Trump tweets creating ‘chaos politics’: Kerry
WASHINGTON: President Donald Trump has created a destructive atmosphere of “chaos politics” with his prolific use of Twitter for policy announcements and incendiary remarks alike, former secretary of state John Kerry said Thursday.
In an interview with Swiss public broadcaster RTS in Geneva, Kerry slammed Trump’s frequent and often controversial tweets.
“More and more Americans are finding the tweet phenomenon tiring, destructive and interruptive of the genuine kind of dialogue,” he said.
“I think it creates a chaos politics, and that’s not good,” he added.
Trump has used Twitter as a platform to announce major shifts in both domestic and foreign policy, to criticise allies, taunt US adversaries and threaten North Korea.
“It is without precedent, this kind of chaotic presidency. I can’t think of any time it has been seen in modern times,” the former secretary of state said.
Kerry, who served as the top US diplomat for four years under former President Barack Obama, was particularly critical of Trump’s tweets publicly chastising current Secretary of State Rex Tillerson.
Earlier this month, the president for instance took to Twitter to accuse the former ExxonMobil CEO of “wasting his time” trying to negotiate with North Korea.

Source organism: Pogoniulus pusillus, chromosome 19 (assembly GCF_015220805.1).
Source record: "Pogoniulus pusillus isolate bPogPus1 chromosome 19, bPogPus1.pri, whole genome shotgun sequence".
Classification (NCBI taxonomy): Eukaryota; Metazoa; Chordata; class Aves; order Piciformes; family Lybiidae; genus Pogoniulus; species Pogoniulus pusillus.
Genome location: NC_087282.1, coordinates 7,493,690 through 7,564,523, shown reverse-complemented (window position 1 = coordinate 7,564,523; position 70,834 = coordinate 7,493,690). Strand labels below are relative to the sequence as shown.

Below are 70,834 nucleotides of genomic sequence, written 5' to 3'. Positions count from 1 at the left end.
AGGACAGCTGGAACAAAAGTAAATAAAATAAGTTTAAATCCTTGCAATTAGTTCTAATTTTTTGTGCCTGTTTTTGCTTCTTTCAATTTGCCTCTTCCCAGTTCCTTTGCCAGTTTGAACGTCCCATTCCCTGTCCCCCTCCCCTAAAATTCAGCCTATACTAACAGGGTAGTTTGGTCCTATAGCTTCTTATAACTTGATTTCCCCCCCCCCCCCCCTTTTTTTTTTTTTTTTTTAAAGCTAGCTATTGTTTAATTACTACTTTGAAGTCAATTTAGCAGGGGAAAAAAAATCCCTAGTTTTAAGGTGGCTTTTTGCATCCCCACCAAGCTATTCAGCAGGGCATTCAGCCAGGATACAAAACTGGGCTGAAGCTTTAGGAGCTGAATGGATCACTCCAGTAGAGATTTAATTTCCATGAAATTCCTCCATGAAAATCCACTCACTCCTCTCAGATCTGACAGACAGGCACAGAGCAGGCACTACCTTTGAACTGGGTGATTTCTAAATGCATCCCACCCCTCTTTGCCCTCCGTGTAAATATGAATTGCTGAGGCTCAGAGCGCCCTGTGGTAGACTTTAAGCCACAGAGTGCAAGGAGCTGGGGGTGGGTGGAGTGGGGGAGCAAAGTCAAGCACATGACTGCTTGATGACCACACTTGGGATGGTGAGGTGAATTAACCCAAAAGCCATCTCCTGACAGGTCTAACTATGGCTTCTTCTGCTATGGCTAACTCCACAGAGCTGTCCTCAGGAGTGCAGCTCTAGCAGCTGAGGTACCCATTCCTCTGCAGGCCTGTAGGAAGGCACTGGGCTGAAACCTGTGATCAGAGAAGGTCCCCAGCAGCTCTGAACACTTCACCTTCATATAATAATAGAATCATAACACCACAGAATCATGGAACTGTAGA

Such tweets are “very, very unproductive, very counter-productive,” Kerry said.
“I think it is very difficult to be a secretary of state when the president is undermining you very publically, as he has been,” he added.
President Donald Trump’s tweets would be preserved as presidential records if a Democratic lawmaker’s proposed COVFEFE Act becomes law.
Representative Mike Quigley of Illinois had introduced on June 13 the “Communications Over Various Feeds Electronically For Engagement” Act that would amend the Presidential Records Act and require the National Archives to store presidential tweets and other social media interactions.
“If the president is going to take to social media to make sudden public policy proclamations, we must ensure that these statements are documented and preserved for future reference,” Quigley, a member of the House intelligence committee, said in a statement.